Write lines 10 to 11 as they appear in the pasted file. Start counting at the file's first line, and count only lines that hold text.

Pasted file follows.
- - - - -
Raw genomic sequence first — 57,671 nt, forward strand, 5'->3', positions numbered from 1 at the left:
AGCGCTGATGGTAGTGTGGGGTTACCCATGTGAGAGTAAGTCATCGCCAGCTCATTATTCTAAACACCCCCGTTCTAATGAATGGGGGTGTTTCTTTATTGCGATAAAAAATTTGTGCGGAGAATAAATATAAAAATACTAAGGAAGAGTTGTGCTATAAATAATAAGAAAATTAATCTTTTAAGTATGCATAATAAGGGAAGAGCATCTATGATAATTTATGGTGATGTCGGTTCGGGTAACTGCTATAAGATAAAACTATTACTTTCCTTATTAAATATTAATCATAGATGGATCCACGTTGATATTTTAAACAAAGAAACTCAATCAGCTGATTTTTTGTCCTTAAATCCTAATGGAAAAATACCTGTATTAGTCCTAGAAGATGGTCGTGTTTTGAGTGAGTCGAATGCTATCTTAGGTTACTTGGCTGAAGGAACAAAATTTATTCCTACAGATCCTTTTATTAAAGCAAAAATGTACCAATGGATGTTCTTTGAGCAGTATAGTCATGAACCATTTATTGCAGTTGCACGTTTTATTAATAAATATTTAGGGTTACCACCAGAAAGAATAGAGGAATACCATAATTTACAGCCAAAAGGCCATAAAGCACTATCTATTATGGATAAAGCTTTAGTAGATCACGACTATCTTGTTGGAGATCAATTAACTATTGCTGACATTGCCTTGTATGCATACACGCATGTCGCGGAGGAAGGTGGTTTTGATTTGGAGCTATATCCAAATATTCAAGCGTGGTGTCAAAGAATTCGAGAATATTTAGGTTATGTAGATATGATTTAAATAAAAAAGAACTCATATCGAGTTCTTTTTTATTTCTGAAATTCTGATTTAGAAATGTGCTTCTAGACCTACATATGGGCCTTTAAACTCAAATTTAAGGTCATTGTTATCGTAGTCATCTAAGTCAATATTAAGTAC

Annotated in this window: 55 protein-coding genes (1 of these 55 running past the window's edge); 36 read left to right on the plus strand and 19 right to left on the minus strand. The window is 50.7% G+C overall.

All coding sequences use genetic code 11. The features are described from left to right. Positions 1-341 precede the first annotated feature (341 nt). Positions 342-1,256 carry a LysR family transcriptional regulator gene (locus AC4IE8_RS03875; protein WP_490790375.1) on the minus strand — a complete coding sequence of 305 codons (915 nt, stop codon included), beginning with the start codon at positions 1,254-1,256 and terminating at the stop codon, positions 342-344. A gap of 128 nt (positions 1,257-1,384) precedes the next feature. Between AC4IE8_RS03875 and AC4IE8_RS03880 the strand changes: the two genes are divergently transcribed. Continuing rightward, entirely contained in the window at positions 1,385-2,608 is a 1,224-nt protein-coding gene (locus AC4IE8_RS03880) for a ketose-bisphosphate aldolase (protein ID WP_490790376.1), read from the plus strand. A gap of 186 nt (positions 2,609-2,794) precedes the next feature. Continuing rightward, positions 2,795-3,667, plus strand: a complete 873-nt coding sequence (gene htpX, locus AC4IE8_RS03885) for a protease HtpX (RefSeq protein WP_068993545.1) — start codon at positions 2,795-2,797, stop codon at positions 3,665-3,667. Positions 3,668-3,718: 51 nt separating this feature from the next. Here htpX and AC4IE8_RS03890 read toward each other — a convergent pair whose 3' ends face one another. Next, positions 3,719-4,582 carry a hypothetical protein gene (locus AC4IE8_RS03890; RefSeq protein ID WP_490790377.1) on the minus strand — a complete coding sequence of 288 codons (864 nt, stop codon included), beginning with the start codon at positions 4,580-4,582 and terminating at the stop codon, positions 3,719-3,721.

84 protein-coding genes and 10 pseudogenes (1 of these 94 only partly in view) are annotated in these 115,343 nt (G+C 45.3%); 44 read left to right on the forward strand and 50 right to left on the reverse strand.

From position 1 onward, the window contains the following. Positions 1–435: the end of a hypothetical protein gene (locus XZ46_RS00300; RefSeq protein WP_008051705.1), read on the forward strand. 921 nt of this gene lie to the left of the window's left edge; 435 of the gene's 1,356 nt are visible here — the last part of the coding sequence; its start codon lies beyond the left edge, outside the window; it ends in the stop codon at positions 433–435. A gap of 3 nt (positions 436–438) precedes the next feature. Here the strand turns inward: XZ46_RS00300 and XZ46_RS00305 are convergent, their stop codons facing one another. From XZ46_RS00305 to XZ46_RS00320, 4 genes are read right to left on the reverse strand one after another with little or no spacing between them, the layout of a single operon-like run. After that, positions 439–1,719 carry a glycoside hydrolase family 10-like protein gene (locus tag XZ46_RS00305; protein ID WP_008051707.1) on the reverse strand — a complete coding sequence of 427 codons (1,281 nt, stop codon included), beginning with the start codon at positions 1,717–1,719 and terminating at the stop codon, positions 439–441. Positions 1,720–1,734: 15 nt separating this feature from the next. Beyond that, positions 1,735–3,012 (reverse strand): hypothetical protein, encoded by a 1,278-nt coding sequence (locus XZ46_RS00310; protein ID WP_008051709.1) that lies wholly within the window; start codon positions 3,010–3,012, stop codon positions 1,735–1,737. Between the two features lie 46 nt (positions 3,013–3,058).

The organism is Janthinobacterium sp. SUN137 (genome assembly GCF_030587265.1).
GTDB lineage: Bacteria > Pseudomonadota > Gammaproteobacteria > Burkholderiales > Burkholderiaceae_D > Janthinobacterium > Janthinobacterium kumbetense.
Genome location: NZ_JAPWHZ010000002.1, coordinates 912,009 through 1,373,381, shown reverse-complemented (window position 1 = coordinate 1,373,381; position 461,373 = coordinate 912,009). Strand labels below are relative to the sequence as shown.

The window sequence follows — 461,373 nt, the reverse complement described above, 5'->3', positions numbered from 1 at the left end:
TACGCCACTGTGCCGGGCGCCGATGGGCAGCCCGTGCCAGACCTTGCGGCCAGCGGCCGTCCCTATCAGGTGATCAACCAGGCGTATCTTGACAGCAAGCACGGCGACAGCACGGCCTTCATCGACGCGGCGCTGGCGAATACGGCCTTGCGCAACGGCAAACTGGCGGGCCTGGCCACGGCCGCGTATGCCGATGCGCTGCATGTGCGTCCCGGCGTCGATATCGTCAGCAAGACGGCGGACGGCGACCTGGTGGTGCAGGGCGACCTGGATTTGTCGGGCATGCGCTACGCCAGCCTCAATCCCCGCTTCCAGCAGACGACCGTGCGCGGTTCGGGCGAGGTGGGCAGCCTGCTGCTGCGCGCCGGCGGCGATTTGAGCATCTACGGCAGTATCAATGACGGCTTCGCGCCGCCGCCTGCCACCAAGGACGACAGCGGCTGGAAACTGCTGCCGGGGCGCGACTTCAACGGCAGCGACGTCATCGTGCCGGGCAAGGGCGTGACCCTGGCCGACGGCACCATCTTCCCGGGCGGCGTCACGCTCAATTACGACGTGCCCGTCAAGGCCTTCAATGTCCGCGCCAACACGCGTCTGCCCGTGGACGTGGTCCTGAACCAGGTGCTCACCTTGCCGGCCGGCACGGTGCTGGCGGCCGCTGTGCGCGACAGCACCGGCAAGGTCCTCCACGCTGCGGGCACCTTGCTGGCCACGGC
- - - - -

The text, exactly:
The window sequence follows — 461,373 nt, the reverse complement described above, 5'->3', positions numbered from 1 at the left end:
TACGCCACTGTGCCGGGCGCCGATGGGCAGCCCGTGCCAGACCTTGCGGCCAGCGGCCGTCCCTATCAGGTGATCAACCAGGCGTATCTTGACAGCAAGCACGGCGACAGCACGGCCTTCATCGACGCGGCGCTGGCGAATACGGCCTTGCGCAACGGCAAACTGGCGGGCCTGGCCACGGCCGCGTATGCCGATGCGCTGCATGTGCGTCCCGGCGTCGATATCGTCAGCAAGACGGCGGACGGCGACCTGGTGGTGCAGGGCGACCTGGATTTGTCGGGCATGCGCTACGCCAGCCTCAATCCCCGCTTCCAGCAGACGACCGTGCGCGGTTCGGGCGAGGTGGGCAGCCTGCTGCTGCGCGCCGGCGGCGATTTGAGCATCTACGGCAGTATCAATGACGGCTTCGCGCCGCCGCCTGCCACCAAGGACGACAGCGGCTGGAAACTGCTGCCGGGGCGCGACTTCAACGGCAGCGACGTCATCGTGCCGGGCAAGGGCGTGACCCTGGCCGACGGCACCATCTTCCCGGGCGGCGTCACGCTCAATTACGACGTGCCCGTCAAGGCCTTCAATGTCCGCGCCAACACGCGTCTGCCCGTGGACGTGGTCCTGAACCAGGTGCTCACCTTGCCGGCCGGCACGGTGCTGGCGGCCGCTGTGCGCGACAGCACCGGCAAGGTCCTCCACGCTGCGGGCACCTTGCTGGCCACGGC